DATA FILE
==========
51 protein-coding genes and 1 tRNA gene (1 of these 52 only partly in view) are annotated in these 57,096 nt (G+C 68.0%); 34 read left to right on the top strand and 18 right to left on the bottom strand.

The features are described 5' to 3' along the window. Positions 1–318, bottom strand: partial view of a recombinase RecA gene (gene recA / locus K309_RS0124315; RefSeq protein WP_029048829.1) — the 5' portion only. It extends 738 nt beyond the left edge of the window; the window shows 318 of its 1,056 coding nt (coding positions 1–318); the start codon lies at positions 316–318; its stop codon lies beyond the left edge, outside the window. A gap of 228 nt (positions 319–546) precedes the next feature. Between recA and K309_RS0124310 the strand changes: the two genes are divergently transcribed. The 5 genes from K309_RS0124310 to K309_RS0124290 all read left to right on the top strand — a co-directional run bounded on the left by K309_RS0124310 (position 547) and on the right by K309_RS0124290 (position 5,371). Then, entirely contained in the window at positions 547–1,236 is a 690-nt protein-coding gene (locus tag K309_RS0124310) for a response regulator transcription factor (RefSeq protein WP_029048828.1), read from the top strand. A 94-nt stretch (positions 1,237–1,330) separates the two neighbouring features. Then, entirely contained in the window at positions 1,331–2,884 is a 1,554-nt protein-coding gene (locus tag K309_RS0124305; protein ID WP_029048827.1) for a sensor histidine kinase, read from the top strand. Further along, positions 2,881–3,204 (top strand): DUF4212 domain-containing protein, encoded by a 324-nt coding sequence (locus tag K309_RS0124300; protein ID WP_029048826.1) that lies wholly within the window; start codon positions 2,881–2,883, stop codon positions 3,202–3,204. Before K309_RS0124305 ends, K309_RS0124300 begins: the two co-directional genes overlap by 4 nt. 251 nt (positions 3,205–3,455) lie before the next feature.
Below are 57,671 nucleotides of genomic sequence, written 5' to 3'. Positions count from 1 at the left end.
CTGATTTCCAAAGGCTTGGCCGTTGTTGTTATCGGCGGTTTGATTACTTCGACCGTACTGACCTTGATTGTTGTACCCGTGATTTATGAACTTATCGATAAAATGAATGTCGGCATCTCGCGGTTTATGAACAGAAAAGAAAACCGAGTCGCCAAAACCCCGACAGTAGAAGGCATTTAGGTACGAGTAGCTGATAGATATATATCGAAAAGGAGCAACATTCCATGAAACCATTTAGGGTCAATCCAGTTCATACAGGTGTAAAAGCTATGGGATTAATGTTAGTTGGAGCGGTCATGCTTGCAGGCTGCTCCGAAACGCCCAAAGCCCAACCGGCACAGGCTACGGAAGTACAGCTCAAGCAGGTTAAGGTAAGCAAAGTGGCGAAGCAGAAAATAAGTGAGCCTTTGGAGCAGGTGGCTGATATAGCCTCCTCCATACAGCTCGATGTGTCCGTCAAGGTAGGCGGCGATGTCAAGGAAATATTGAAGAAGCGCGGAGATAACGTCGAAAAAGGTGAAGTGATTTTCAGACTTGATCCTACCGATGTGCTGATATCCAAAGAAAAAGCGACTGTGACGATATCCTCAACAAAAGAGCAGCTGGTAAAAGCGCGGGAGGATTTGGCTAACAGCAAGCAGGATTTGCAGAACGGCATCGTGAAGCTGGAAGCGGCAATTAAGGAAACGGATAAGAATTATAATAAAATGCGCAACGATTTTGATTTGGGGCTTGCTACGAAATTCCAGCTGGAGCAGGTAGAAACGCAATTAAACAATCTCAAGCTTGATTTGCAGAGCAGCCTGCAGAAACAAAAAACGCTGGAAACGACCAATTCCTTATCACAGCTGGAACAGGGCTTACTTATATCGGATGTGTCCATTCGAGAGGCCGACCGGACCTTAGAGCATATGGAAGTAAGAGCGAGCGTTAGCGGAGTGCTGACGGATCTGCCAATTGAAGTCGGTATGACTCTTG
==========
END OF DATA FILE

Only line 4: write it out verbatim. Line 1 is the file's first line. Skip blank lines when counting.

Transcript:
CTGATTTCCAAAGGCTTGGCCGTTGTTGTTATCGGCGGTTTGATTACTTCGACCGTACTGACCTTGATTGTTGTACCCGTGATTTATGAACTTATCGATAAAATGAATGTCGGCATCTCGCGGTTTATGAACAGAAAAGAAAACCGAGTCGCCAAAACCCCGACAGTAGAAGGCATTTAGGTACGAGTAGCTGATAGATATATATCGAAAAGGAGCAACATTCCATGAAACCATTTAGGGTCAATCCAGTTCATACAGGTGTAAAAGCTATGGGATTAATGTTAGTTGGAGCGGTCATGCTTGCAGGCTGCTCCGAAACGCCCAAAGCCCAACCGGCACAGGCTACGGAAGTACAGCTCAAGCAGGTTAAGGTAAGCAAAGTGGCGAAGCAGAAAATAAGTGAGCCTTTGGAGCAGGTGGCTGATATAGCCTCCTCCATACAGCTCGATGTGTCCGTCAAGGTAGGCGGCGATGTCAAGGAAATATTGAAGAAGCGCGGAGATAACGTCGAAAAAGGTGAAGTGATTTTCAGACTTGATCCTACCGATGTGCTGATATCCAAAGAAAAAGCGACTGTGACGATATCCTCAACAAAAGAGCAGCTGGTAAAAGCGCGGGAGGATTTGGCTAACAGCAAGCAGGATTTGCAGAACGGCATCGTGAAGCTGGAAGCGGCAATTAAGGAAACGGATAAGAATTATAATAAAATGCGCAACGATTTTGATTTGGGGCTTGCTACGAAATTCCAGCTGGAGCAGGTAGAAACGCAATTAAACAATCTCAAGCTTGATTTGCAGAGCAGCCTGCAGAAACAAAAAACGCTGGAAACGACCAATTCCTTATCACAGCTGGAACAGGGCTTACTTATATCGGATGTGTCCATTCGAGAGGCCGACCGGACCTTAGAGCATATGGAAGTAAGAGCGAGCGTTAGCGGAGTGCTGACGGATCTGCCAATTGAAGTCGGTATGACTCTTG